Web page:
LONDON (Reuters) – Senior European fund managers on Monday dismissed claims that equity investing was a thing of the past, with two top investors heralding double-digit gains in European stocks next year and beyond.

Speaking in London on the first day of Reuters Global Investment Outlook Summit for 2013, the managers reckoned there was sufficient stabilization of the financial and economic world after five year of crisis to bring relative valuations back into play and history showed the darkest hour is often before dawn.

Nov 26, 2012

Build up euro equity as new emerging market: Pioneer

LONDON (Reuters) – Euro zone equities will be the star performers of 2013 and investors should seize all opportunities to build up this portfolio, Pioneer Investments’ Chief Investment Officer said on Monday.

Branding European equities as “The Next Emerging Markets”, Pioneer Group CIO Giordano Lombardo told the Reuters Global Investment Outlook Summit for 2013 that euro zone equities were undervalued, under owned and would benefit from a stabilization of both the underlying euro zone economy and the wider investment climate.

Nov 22, 2012
via Global Investing

Weekly Radar: Bounceback as year winds down

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Yet another Greek impasse, a French downgrade, ongoing DC cliff dodging and a downturn in Citi’s G10 economic surprise index (though not yet in the US one) could have been plausible reasons this week to extend the post-election global markets swoon. But at 8 consecutive days in the red up to last Friday, that was the longest losing streak since last November, and a lot of froth had been shaken off these year-end markets already.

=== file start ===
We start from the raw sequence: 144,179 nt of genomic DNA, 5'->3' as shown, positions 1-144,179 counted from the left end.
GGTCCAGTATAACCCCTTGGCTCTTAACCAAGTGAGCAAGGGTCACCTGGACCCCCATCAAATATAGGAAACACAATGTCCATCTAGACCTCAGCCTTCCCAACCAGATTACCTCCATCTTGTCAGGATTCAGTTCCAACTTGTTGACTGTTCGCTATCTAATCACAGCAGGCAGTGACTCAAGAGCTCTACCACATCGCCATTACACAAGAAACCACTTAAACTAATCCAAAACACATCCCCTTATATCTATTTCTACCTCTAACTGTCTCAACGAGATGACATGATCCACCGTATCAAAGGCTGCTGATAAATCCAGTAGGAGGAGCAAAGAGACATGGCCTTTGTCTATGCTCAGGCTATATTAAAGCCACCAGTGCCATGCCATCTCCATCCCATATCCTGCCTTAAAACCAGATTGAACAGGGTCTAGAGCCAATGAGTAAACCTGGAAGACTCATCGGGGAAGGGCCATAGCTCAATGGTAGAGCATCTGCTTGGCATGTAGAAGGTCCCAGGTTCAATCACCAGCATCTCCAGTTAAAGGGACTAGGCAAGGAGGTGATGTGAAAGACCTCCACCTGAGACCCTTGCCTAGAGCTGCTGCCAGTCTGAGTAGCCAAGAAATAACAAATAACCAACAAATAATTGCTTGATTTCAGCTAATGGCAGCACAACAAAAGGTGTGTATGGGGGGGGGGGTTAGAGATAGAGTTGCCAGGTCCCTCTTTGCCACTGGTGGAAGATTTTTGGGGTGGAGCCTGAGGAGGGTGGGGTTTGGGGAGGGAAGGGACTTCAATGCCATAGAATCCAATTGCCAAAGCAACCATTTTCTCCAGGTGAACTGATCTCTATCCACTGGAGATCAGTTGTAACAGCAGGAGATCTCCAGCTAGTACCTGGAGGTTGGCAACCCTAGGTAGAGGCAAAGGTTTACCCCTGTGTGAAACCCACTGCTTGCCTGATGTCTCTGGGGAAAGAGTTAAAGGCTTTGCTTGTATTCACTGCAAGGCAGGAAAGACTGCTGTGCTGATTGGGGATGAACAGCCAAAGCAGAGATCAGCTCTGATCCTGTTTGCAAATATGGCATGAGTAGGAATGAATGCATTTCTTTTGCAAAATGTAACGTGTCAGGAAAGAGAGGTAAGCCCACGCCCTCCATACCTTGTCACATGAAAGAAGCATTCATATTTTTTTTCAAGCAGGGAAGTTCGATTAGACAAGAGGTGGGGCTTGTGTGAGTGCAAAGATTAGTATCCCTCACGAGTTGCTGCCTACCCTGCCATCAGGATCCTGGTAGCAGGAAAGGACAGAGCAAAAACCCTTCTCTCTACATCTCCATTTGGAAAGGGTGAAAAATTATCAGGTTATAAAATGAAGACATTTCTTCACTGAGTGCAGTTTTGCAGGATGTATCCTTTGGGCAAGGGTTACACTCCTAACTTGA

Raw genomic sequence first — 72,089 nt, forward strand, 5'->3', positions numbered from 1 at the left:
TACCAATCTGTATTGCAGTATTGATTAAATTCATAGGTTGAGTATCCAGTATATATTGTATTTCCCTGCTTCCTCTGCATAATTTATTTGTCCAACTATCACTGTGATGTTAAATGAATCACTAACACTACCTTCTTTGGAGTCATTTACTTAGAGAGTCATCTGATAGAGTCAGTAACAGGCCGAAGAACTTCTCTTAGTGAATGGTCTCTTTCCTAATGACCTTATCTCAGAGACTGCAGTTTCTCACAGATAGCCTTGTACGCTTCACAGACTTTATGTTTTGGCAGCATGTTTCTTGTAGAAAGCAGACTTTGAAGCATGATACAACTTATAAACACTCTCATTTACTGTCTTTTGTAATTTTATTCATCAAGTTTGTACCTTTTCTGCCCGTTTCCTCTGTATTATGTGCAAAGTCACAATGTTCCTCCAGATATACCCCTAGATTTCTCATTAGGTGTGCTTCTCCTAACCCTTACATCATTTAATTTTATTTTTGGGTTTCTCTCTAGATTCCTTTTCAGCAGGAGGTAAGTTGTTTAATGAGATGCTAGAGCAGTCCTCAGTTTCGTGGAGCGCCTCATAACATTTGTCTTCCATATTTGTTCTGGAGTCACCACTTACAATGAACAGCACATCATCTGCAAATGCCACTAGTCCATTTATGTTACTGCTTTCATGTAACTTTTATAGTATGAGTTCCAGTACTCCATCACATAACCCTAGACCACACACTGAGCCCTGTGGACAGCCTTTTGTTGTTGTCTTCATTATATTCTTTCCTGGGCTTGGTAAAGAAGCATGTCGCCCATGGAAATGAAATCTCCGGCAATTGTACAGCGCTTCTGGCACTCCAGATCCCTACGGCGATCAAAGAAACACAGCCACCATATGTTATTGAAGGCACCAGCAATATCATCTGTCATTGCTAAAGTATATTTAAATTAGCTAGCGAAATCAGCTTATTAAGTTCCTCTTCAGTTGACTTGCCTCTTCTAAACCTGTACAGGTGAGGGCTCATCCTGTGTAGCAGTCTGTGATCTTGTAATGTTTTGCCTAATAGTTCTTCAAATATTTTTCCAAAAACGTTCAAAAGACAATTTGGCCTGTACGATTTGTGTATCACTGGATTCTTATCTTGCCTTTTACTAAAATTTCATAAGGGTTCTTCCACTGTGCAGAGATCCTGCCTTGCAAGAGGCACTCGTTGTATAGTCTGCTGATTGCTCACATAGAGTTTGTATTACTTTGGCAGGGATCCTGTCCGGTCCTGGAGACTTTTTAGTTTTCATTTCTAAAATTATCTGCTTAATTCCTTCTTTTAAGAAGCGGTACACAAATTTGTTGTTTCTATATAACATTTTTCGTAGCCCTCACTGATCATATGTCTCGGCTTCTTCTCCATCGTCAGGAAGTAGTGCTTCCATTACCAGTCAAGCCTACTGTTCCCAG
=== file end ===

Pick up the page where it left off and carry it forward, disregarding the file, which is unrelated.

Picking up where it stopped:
We’ve seen a decent bounceback in nearly all risks assets instead. That may be partly due to volume-sapping Thanksgiving week and partly due to the fact that more and more funds think the year is effectively over now anyhow. The only big wildcard left is the timing of an fiscal agreement stateside and few managers now honestly believe there won’t be some sort of a deal. (Deutsche, for the record, said this week that the divide between the sides over tax is much less than many assume).  Greece is a slower burner but again, few people believe it will be hung out to dry any time soon and a deal on the next tranche – whatever about deep and meaningful OSI, payment moratoriums and loan rate cuts – will most likely be reached next week at the latest. Talk of a EFSF-funded Greek debt buyback meantime has helped pushed its debt yields to the lowest since the restructuring.  And the French downgrade was probably the least surprising move of the past five years.

Nov 16, 2012

Bulls, not bears, go into hibernation

LONDON, Nov 16 (Reuters) – The longest losing streak on
world markets since the darkest days of the euro crisis in late
2011 shows how reluctant investors are to trust in any sustained
recovery after years of crisis.

Global equity indices on Friday flirted with
a record eight consecutive days in the red for the first time in
a year. Do a sweep of all related risky assets around the world
and there’s been a similar pattern of pullback.

    • About Mike

      "Mike Dolan is Reuters' Investment Strategy Editor in Europe. He has been a correspondent and editor for the past 20 years, working for Reuters from London and Washington DC in a variety of roles covering global policymaking, economics and investment trends."
      Joined Reuters:
      1995
      Awards:
      Reuters Editor of the Year, 2009. Reuters multimedia journalist of the year award, 2011